After his term in Congress, Conn resumed the manufacture of band instruments at Elkhart, Indiana. In 1916 he retired and moved to Los Angeles, California. Conn authored books in his retirement, including The Sixth Sense, Prayer: Brain Cell Reformation (1916), For the Good of the World. Finding the Real God (1919), The Wonder Book: How to Achieve Success (1923). Charles Gerard Conn died 5 January 1931 in Los Angeles, and was interred in Grace Lawn Cemetery, Elkhart, Indiana.
C.G. Conn
Images of the C. G. Conn band instrument factory.

Paul Gayten
R&B pianist/bandleader/producer/singer-songwriter/label owner (Pzazz)
b. New Orleans, LA, USA, d. March 29, 1991, Los Angeles, CA, USA.
Biography - by Jim O'Neal
Paul Gayten, was a seminal figure in New Orleans rhythm & blues, led a varied career in the music business as a bandleader, producer, label owner, and one-time overseer of the West Coast operation of Chess Records. A nephew of blues-piano legend Little Brother Montgomery, Gayten once led one of the top bands of New Orleans, but he gave up the performing life in 1956 to turn his attention to production and eventually to his own California-based Pzazz label (which featured Louis Jordan, among others). Gayten wrote Larry Darnell's 1949 classic "For You My Love" and recorded a few Top Ten hits of his own for Regal and DeLuxe (1947-1950), some of them with vocalist Annie Laurie.
Robert Hall, Clarinet
b. Reserve, LA, USA.

Ulysses Livingston, Guitar
b. Bristol, TN, USA.
d. Oct 7, 1988
Ulysses Livingston's name is surely one of the most auspicious sounding amongst guitarists in the jazz idiom. Despite the fact that greater fame was awarded to simpler handles such as Jim Hall and Joe Pass, Livingston still piled up discographical credits that would mightily impress any bean counter -- even including a side or two with "Bean" himself, namely tenor saxophonist Coleman Hawkins. Like Speedy Sparks of Austin, Texas, Livingston's professional music career began as a roadie, although in the Horace Henderson band this position was referred to as "valet." And like the avant-garde guitarist Joe Morris, Livingston began concentrating on playing electric bass after several decades as a guitarist.

Livingston began this musical life in the West Virginia State College Band, leaving that for the previously described gainful employment with the Henderson mob. From there he returned to West Virginia, using the area as a base to secure gigs with roaming carnival bands. He strums his way into the jazz picture frame in the mid- '30s, performing with Lil Armstrong, Frankie Newton, Sammy Price and Benny Carter. Like many a musician, this activity eventually involved residencies in New York City. In the early '40s the guitarist began touring and recording with the great jazz vocalist Ella Fitzgerald. This was a period in which many musicians were sidetracked into the military, to either play music on bases or actually march in the infantry. Livingston's involvement was brief, despite any heroic references his first name may evoke.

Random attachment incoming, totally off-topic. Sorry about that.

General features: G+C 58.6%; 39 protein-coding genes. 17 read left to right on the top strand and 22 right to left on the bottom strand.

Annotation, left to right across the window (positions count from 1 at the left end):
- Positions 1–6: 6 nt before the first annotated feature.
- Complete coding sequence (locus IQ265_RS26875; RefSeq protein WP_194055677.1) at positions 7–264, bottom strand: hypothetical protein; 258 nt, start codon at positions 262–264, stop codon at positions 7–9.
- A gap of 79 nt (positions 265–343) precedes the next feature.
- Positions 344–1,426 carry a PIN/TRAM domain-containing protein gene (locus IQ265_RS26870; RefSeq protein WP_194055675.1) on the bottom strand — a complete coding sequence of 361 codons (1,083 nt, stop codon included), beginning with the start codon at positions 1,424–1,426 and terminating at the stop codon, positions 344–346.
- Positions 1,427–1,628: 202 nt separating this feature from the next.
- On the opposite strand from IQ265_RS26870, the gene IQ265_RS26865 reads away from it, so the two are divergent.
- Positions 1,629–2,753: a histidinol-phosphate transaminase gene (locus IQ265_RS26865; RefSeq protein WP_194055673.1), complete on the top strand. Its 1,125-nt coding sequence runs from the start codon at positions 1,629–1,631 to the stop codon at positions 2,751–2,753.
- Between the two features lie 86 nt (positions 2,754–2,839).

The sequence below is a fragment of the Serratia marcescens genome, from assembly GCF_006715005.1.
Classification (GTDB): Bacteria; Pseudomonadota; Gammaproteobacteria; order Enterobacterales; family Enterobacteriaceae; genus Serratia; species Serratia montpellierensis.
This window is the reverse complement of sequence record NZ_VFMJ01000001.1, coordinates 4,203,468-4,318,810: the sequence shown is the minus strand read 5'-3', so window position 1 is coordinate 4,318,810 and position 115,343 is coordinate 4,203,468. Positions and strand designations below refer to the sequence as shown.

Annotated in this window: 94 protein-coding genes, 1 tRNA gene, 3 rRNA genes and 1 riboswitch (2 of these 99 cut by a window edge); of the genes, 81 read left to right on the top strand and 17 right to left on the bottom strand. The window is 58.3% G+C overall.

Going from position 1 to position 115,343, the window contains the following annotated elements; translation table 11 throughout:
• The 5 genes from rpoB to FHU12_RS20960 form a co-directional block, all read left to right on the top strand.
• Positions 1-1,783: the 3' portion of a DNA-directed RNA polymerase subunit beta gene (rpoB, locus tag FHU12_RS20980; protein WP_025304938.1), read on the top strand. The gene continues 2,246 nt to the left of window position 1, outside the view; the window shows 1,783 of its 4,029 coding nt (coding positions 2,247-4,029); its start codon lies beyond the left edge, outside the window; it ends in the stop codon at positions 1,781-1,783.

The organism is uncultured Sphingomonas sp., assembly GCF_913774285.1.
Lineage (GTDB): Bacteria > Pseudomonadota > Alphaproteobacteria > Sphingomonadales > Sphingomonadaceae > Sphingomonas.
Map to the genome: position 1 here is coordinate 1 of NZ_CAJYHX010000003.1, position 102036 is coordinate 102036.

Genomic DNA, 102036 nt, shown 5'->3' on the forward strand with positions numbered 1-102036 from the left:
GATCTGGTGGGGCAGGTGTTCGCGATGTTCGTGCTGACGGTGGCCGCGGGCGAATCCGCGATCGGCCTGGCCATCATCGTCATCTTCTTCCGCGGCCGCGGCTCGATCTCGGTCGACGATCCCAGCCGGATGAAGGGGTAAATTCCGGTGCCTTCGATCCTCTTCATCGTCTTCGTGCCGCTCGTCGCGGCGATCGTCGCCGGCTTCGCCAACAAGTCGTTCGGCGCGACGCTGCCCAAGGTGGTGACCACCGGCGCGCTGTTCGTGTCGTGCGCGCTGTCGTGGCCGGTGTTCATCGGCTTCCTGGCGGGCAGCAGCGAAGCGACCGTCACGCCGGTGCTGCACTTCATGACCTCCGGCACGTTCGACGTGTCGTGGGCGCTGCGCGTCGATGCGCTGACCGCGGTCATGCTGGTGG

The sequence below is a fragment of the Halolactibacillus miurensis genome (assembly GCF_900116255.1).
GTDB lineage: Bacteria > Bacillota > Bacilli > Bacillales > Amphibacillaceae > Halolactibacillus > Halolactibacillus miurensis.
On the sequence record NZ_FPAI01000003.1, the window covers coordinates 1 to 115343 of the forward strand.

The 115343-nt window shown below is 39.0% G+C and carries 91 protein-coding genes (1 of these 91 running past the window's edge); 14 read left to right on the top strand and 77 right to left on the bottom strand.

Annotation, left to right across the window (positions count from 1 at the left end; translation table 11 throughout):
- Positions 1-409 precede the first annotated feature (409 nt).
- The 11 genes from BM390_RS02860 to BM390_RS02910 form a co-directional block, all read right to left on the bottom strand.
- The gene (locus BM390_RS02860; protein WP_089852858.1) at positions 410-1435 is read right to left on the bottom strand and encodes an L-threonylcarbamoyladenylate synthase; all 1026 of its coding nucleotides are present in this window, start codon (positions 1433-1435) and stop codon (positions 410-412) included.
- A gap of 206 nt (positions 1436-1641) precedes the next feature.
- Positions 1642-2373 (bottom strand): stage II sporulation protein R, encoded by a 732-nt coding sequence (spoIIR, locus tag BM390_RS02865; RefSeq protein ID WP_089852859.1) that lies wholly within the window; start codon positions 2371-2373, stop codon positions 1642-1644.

By 1943 he was back on the music scene, this time trying the west coast. The move also seemed to involve a change in musical direction, moving toward rhythm and blues or the type of vocal group sound that was popular before the former term was even established. He played guitar and also sang in groups such asthe Spirits of Rhythm as well as leading his own Four Blazes, a combo moniker that has been used in music history with the regularity of summer forest fires. The development of this type of music in Hawaii also involves Livingston, an island resident in 1947, with collaborator Cee Pee Johnson.

Livingston continued working on a freelance basis in the '50s, settling in Los Angeles and developing an expertise in electronics that led to dual responsibilities at recording sessions. In the '70s he was better known as an electric bassist, but he continued to record on guitar as well. ~ Eugene Chadbourne
Ulysses Livingston - Wikipedia
Ulysses Livingston

Lloyd Perryman
Tenor Vocals/Guitar
b. Ruth, AR, USA, d. May 31, 1977
né: Lloyd Wilson Perryman.
member: 'The Sons of The Pioneers'

Sons Of The Pioneers - Lloyd Perryman

Frederic Ramsey
b. Pittsburgh, PA, USA.
d. March 19, 1995.

Frederic Ramsey Jr. (1915-1995) was a jazz scholar and author who worked with a number of musicians in the South and the New York/New Jersey area, notably Lead Belly. Ramsey produced a number of recordings for the Folkways label in the 1950s-1960s.

The Archives acquired his field tapes in 1990. Ramsey's personal papers are now part of the collections at the Jazz Institute at Rutgers University.

Frederic Ramsey, A Writer, Historian And Jazz Expert, 80 ...
Smithsonian Center for Folklife and Cultural Heritage - Frederic ...

Al Stricklin, piano
b. Antioch, TX, USA.
Best recalled for his work with Bob Wills' Texas Playboys
~by Linda Seida

Al Stricklin was a jazz pianist whose lively playing helped give Bob Wills and His Texas Playboys the band's unique western swing flavor. Ironically, when Stricklin first heard Wills play the fiddle during an audition at a radio station where Stricklin was in charge of hiring, he thought Wills' routine was more of a comedy act than any serious musical offering. It wasn't long before Stricklin's opinion changed and he became a key part of the Texas Playboys' lineup, staying with the band from 1935 through 1942. He played piano on several hundred of the group's recordings, including Wills' nationwide hit in 1940, "New San Antonio Rose."
The piano player was born Alton Meeks Stricklin in 1908 in Antioch, TX. He never had the benefit of music lessons, and has said that his major inspiration was jazz great Earl "Fatha" Hines. When he was about four or five years old, Stricklin started teaching himself how to play with his father, who was a fiddler. By the time he left high school and headed to Weatherford Junior College in 1927, and later Baylor University, the self-taught pianist was teaching others how to play to help pay for his schooling. While at Weatherford he performed with two bands, a jazz group named the Texans and a Dixieland band named the Rio Grande Serenaders. Stricklin, a history major, was almost ejected from Baylor because of his involvement with a jazz group. When the administration of the Baptist university got wind of his association with a group called the Unholy Three, and learned that he played in the trio at local dances, only a dean's intervention kept him from being expelled.